On the plus side, the book comes out a day before my birthday, so there's a present covered.


The William Thomas Riker School of Chair Sitting

This is why he was a commander for almost twenty years - Starfleet doesn't promote weirdos who sit in chairs like that.


So that happened

Yesterday, I decided to do some book shelf reorganization, moving all of my mysteries, thrillers, and crime novels to the bookcase formerly occupied by my fantasy fiction. Today, I tackled the bookcase with all of my science fiction and things happened. Like with the fantasy, I decided to go through and box up any books that I don't plan on reading for the foreseeable future. I'll get around to them sooner or later, but until then there's no point in their taking up valuable shelf space. So then while putting the remaining books back up, I had a thought: I read military science fiction a lot more than I do anything else, so why not put all of them together, then have the rest of the sci-fi follow after? I mean, certainly the mil-sf couldn't take up all that much space, right?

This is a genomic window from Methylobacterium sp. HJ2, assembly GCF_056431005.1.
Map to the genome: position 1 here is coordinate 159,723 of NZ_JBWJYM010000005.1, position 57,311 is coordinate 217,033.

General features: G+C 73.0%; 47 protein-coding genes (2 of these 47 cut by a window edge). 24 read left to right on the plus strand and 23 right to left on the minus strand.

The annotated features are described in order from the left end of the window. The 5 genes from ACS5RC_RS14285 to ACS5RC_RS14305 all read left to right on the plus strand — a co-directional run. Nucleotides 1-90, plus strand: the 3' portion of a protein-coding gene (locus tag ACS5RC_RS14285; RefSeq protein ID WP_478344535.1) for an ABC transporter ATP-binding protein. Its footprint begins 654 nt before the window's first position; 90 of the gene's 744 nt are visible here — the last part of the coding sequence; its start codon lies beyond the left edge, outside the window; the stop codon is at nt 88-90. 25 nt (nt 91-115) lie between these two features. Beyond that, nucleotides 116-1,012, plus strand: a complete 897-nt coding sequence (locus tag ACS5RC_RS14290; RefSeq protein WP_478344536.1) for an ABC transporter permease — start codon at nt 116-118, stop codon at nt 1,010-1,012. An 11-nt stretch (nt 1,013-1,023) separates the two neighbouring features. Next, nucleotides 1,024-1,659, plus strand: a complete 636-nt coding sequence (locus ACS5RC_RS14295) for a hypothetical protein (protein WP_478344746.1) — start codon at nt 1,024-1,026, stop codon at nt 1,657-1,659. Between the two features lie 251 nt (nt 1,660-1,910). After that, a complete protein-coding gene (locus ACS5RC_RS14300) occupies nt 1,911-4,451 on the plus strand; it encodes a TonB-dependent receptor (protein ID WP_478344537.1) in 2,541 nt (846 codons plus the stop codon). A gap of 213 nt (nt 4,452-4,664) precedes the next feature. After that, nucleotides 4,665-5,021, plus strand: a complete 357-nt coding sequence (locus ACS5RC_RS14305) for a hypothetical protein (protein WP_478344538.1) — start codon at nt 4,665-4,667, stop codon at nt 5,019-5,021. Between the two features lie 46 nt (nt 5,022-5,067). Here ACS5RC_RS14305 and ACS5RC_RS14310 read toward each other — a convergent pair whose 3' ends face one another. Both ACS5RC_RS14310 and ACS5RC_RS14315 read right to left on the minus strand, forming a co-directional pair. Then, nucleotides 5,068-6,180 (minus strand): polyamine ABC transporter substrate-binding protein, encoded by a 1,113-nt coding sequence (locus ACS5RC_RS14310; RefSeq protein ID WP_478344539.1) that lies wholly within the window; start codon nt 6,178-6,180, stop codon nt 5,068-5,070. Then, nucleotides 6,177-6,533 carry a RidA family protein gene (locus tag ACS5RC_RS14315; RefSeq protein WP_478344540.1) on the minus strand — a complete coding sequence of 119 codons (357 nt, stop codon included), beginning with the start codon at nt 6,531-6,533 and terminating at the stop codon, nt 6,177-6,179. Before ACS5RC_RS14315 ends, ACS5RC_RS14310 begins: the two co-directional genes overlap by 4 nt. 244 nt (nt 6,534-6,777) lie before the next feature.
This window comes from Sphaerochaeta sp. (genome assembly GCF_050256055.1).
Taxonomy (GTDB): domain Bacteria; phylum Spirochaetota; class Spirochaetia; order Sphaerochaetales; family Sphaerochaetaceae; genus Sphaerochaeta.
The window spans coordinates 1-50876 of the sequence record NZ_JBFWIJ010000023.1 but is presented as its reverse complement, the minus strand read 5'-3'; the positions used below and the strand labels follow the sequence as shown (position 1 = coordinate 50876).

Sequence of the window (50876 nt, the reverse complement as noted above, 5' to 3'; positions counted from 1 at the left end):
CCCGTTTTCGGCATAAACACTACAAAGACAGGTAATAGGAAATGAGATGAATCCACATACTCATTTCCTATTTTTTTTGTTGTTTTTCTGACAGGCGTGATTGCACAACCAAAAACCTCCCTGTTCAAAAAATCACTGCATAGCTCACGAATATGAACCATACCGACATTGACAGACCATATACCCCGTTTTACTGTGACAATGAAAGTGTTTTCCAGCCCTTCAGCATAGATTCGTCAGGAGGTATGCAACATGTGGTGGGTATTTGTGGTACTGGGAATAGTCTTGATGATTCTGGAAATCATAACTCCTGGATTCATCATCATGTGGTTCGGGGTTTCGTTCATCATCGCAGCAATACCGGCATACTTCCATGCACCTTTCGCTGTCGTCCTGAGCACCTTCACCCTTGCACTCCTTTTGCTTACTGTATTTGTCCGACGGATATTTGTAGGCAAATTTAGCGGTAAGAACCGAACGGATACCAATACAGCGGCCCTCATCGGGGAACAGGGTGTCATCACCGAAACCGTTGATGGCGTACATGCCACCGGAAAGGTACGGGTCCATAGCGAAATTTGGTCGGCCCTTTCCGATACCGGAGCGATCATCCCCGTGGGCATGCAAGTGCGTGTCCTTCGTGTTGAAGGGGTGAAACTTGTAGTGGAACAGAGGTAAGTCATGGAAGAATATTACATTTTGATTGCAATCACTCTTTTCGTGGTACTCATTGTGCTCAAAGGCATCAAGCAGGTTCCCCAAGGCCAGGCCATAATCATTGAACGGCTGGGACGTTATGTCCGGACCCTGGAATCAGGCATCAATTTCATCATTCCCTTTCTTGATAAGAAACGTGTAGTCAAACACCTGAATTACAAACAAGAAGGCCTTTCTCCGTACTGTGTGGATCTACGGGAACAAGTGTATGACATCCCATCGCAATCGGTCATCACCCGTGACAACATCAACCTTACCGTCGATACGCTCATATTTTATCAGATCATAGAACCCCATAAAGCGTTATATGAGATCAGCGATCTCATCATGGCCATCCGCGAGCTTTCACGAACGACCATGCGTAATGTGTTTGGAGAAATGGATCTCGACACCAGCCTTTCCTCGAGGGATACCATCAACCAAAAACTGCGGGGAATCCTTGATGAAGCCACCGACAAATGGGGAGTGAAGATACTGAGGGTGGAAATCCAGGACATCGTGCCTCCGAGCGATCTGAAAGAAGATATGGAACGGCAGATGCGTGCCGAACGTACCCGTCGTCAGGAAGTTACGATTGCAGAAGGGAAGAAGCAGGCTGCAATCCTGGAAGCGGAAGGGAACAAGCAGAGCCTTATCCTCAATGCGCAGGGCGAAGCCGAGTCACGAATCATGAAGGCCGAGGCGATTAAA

All but four of them are Honor Harrington.

Ha ha ha, yeah...the David Webers took up an entire shelf on their own. I uh...I didn't realize that I had that many. Yikes. The worst part is I'm only on the fifth book, Flag in Exile. 😬 Terrible, I know.

The mil-sf ended up taking two shelves, but it's worth it. Like I said, I read more of that than any other type of SF, so having them all together makes more sense than having them mixed with the regular stuff. I definitely need to buy more cases this year.